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How Paris Came to be Occupied by Evil Incarnate

Pre-WWII France
In the 1920s and 1930s, France, like the rest of Europe and America, suffered from hyperinflation during the Great Depression. The middle class was hardest hit as they resorted to selling personal belongings and treasured heirlooms that had been in their families for generations. Devastated, they looked for someone or something to blame for their misfortune. The French blamed their existing government, The Third Republic. As a response to the economic crisis, there was a strong political reaction all over Europe that pitted an extreme right against a radical left.

The League of the Croix de Feu. Paris, Avenue des Champs-Elysées, 14 July 1935. Photo Credit: parisenimages
The far right in France was an alliance between, Action Française, the Parti Populaire Française (PPF) and the Croix de Feu. These groups exuded an aggressive nationalism and hated parliamentary governments, Communists, and were extremely anti-Semitic and xenophobic (particularly against Eastern Europeans). The goal of the fascist right was to re-establish a "True France" - one in which each individual was Catholic, and of French soil (and preferably had been for generations). By the 1930's, 7.5% of France's population was immigrants (the highest percentage in Europe), while the population of the "True France" was on the decline. These statistics certainly fanned the flames of the xenophobic right's fire.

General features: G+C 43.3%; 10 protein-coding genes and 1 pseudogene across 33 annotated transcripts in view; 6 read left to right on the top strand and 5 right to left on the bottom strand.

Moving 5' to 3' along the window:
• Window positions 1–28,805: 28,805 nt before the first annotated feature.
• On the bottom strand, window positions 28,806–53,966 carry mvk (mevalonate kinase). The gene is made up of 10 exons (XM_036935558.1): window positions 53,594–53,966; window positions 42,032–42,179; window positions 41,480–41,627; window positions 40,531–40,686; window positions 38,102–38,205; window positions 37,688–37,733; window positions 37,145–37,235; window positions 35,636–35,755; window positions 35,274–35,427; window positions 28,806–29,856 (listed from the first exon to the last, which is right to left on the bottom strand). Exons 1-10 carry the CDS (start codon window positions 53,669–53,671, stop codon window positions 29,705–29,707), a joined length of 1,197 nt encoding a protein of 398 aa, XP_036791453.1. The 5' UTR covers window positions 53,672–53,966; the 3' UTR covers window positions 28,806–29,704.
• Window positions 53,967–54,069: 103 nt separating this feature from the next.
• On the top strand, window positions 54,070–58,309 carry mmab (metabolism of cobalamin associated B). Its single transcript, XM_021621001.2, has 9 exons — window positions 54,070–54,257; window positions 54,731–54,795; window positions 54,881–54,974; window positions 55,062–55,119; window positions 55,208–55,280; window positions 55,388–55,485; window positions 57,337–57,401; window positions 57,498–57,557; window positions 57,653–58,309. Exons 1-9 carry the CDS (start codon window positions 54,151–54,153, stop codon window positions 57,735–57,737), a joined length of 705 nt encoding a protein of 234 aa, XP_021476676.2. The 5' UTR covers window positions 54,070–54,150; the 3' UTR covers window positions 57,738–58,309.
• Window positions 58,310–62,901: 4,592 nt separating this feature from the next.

In February of 1934, tensions came to a head as a result of a scandal known as the Stavisky Affair. An Eastern European Jew immigrant, Serge Stavisky, had embezzled millions by selling fake municipal bonds. When some officials from the Third Republic were allegedly linked to the scandal, Stavisky wound up dead and the far right was in an uproar and held violent riots in the streets of Paris. One failed coup d'état, fifteen dead people, and one resigned Prime Minister later, the left stepped in to save the Republic.


The left, which became known as The Popular Front, was an alliance of Socialists and Communists who were predominately middle and working class. Their goal was to save the Republic from the fascist right. Their leader, Léon Blum, was a Socialist and a Jew.